Nine graduate students from North Carolina State University attended the North Carolina Preservation Consortium Annual Conference held at the University of North Carolina, Chapel Hill on November 20, 2015. Sylvia Bailey, Katherine Bowers, Troy Burton, Nicole Coscolluela, Abigail Jones, Claire Kempa, Ethan Ley, and Hannah Scruggs of the graduate program in Public History all attended, along with Nicole Kelly of the Sociology and Anthropology Department and Assistant Professor Dr. Alicia McGill. Five of the graduate students won scholarships through the NC Preservation Consortium, which covered their registration. Most of the attending students were enrolled in Dr. McGill’s Fall 2015 section of Cultural Heritage (HI 594). The 2015 conference theme of Monuments and Memorials: Preserving, Protecting and Documenting Our Collective Memory offered rich connections to the students’ coursework and professional goals. Keynote speakers Jason Church from the National Center for Preservation Technology and Training and Patricia Miller of the Preservation Society of Newport County, New York provided expert insight into the challenges of preserving historic stone and metal structures, monuments, memorials, art, and artifacts. The two lectures provided insight into the differing cultural and environmental challenges of preserving monuments and memorials in the South and the North. The afternoon speakers further enlivened the discussion of monuments and memorials with a wide range of professional experience in the preservation field. Kara Deadmon, head of Collections and Exhibitions for the North Carolina State Capitol, discussed the varied interactions and shifting perceptions of historic monuments. W. Fitzhugh Brundage, Professor of History at UNC Chapel Hill, described the Commemorative Landscapes of North Carolina digital archive and inventory of commemorative landscapes. Debbie Ivester, Assistant Director of Asheville Parks and Recreation Department, provided a case study of the Vance Monument preservation from the point of view of a project manager. The final speaker was Laura Anderson, Museum Curator for the National Mall and Memorial Parks in Washington, D.C. Her discussion of the moral challenges inherent in curating, preserving, and displaying objects of intense personal trauma and grief was a powerful conclusion to an invigorating day. These panels were directly relevant to the students’ shared Cultural Heritage class, as well as their other courses and personal research interests. In particular, the conference complicated ongoing discussions of the relationship between historical memory and contemporary politics, and subaltern identity. In addition to the academic enrichment provided by the conference, the students enjoyed meeting and speaking to the diverse group of heritage professionals and scholars who made up the conference’s panels and attendees.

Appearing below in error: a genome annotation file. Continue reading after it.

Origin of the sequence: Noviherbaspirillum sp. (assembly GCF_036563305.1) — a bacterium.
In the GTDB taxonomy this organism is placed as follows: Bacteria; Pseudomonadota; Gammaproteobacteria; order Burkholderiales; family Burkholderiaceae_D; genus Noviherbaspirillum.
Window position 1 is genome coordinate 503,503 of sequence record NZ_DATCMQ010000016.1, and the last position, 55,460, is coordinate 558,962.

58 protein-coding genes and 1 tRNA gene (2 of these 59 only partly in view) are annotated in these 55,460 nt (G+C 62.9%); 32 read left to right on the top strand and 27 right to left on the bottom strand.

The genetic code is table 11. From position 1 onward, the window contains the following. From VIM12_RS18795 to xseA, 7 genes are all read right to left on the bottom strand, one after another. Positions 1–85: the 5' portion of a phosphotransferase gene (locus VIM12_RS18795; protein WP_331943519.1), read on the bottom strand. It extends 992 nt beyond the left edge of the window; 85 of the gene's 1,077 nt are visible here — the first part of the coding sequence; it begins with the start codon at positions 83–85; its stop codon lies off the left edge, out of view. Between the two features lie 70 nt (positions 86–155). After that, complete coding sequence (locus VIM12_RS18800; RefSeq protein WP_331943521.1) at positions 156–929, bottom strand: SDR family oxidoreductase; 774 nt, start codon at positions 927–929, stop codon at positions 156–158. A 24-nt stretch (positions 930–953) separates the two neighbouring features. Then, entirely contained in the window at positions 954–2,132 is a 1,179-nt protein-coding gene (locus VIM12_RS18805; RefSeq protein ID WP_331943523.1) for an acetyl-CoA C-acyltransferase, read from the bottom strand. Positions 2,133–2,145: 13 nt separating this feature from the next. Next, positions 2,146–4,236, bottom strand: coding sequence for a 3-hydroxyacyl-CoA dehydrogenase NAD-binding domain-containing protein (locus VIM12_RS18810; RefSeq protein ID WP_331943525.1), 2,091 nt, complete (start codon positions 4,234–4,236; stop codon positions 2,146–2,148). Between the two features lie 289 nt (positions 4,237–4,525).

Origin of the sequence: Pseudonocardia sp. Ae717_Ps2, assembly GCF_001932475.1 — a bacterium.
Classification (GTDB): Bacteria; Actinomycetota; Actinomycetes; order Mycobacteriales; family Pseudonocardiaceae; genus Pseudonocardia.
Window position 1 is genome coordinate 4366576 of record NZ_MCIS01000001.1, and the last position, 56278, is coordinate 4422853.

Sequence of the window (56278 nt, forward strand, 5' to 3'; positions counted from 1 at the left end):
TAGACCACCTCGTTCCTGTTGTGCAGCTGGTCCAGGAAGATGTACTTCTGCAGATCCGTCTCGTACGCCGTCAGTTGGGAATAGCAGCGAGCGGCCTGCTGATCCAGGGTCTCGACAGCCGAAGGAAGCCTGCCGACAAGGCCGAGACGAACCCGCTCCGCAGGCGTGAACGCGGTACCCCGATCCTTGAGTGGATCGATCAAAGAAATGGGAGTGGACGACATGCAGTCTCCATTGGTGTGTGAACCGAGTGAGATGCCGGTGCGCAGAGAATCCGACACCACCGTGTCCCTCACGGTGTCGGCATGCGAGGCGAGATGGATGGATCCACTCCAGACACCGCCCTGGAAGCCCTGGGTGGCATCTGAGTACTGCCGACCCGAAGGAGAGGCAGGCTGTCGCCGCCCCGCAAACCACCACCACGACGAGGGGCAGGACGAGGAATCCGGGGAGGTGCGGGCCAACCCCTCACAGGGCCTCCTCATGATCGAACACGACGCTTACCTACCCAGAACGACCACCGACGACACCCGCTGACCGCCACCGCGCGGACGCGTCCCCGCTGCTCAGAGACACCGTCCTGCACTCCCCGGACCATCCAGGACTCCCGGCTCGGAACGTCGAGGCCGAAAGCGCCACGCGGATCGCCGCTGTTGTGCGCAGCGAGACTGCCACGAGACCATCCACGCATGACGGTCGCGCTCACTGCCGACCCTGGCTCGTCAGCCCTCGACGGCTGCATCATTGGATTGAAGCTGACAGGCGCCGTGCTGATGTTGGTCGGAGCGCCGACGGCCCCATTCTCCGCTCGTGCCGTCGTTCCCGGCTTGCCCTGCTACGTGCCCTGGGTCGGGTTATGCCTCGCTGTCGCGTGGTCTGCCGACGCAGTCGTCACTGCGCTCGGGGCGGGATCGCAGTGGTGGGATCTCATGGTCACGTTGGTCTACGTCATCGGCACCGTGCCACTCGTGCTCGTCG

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Exploring the Impact of the Hog Industry in North Carolina through Oral History (Part III of III)
As part of their Spring 2023 HI 533: Theory and Practice of Oral History course, Public History MA students, Fran Fleming and Emma Eubank, took oral histories from Joey and Matthew Carter, members of a prominent family in the Duplin County hog industry, as they explored the impact of the hog industry on North Carolina.
Exploring the Impact of the Hog Industry in North Carolina through Oral History (Part II of III)
As part of their Spring 2023 HI 533: Theory and Practice of Oral History course, Public History MA students, Miracle Johnson and DeLayne Jolly, attended a community meeting of the organization REACH (Rural Empowerment Association for Community Help) in Duplin County as to learn more about the impact of the hog industry on North Carolina.